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8/18/2015 4:55:04 PM
Posted: 1 year ago
At 8/18/2015 4:33:33 PM, Chaosism wrote:
At 8/14/2015 2:55:57 PM, Kozu wrote:
The full topic: Inaction in the face of Injustice makes an individual morally culpable.

I haven't been able to find very many debates done on this topic, despite it being such a debatable topic. That being the case, I may possibly do one in the future. So in preparation, I'd like to discuss it here and see what others think about this idea.

Does injustice ever warrant intervention?

Yes. If the injustice is perceived/observed to be repeated in the future and that it is preventable with reasonable intervention.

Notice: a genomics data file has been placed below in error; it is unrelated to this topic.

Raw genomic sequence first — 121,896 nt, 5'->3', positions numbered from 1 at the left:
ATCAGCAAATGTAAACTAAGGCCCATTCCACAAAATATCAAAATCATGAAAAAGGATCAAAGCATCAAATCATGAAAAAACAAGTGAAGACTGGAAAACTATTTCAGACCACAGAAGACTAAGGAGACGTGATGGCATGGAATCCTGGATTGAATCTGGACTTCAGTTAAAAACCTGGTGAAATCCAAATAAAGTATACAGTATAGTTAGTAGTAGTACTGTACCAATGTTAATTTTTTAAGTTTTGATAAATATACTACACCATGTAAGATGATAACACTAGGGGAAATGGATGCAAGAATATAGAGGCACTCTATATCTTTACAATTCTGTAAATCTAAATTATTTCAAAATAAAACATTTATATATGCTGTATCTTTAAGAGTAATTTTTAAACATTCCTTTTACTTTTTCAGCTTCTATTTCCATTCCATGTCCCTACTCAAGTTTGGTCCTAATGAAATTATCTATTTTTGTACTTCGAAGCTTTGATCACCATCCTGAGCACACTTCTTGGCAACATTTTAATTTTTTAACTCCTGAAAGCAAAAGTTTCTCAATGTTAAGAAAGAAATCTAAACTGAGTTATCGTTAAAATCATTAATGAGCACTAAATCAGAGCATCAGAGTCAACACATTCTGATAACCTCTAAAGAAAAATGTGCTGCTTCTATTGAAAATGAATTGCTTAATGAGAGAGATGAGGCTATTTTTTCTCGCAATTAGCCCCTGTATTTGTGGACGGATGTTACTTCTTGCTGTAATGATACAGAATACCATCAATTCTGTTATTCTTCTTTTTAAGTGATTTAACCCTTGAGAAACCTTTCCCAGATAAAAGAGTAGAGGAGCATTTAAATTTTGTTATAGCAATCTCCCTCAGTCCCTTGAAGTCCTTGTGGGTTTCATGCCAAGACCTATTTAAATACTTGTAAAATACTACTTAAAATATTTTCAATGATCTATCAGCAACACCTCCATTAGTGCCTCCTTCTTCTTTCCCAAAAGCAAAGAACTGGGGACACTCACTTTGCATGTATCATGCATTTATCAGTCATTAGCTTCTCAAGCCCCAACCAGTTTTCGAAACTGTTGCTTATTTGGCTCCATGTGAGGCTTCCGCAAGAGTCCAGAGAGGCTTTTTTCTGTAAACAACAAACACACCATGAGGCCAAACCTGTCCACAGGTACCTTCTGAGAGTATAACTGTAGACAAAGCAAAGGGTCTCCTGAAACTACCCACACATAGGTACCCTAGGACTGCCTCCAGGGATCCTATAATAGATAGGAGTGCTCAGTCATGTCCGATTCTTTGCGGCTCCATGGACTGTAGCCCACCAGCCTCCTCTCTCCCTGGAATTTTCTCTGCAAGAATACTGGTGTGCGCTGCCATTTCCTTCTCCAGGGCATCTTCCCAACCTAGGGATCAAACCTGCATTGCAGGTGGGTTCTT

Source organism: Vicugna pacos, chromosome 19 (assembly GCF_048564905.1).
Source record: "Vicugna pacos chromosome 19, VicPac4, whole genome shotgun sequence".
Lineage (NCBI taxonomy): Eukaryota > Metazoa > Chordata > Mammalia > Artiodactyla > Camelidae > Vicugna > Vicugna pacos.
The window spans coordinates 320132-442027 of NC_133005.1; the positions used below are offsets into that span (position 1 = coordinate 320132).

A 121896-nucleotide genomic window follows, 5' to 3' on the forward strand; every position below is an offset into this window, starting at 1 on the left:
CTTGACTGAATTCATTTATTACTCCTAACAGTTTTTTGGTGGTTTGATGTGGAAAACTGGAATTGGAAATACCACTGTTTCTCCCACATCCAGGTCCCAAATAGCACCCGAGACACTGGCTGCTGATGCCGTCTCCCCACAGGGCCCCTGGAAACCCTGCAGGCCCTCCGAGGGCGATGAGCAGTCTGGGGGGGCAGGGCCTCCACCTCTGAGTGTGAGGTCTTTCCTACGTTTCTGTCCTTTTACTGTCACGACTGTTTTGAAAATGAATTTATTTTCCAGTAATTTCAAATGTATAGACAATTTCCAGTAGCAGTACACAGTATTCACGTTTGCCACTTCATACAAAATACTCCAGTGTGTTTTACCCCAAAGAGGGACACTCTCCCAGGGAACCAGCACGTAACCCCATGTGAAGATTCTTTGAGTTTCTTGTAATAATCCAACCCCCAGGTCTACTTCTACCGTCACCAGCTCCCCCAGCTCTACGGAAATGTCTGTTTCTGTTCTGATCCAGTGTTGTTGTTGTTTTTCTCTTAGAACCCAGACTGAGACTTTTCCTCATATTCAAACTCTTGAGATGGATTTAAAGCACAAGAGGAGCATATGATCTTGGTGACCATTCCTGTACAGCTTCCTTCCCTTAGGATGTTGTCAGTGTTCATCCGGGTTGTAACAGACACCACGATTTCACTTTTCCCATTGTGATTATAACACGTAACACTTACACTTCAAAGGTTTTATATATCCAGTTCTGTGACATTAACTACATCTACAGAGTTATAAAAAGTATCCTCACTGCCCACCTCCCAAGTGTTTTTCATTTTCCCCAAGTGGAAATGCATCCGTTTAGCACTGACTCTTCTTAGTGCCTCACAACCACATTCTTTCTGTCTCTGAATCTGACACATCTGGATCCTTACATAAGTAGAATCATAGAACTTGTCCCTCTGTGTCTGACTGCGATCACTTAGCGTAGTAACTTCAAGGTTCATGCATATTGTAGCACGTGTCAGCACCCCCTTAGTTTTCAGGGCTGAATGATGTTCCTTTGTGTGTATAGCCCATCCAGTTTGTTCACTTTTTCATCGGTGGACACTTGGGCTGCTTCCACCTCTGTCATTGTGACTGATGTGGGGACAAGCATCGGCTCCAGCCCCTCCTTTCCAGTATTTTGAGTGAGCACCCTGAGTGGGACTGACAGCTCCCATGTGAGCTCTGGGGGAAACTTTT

Could you give me an example what you consider is "reasonable intervention".

Does injustice always warrant intervention?

No. If the injustice is not repeatable and no following negative outcome results from it.

How much injustice must take place before an individual acts?

Enough to establish that it will occur again or otherwise have further negative effect in the future.

Whats the most risk an individual needs to face before being justified in their inaction?

That's impossible to establish on a general basis. Essentially, the risk of greater loss appear greater than the chance of preventing it.

Is this even a problem considering your moral system?

I think so. If preventative action is at zero risk/cost, then inaction is along the lines of being equivalent to committing the injustice.

I like to think we can find some middle ground most of us can agree on.
kasmic
Posts: 1,302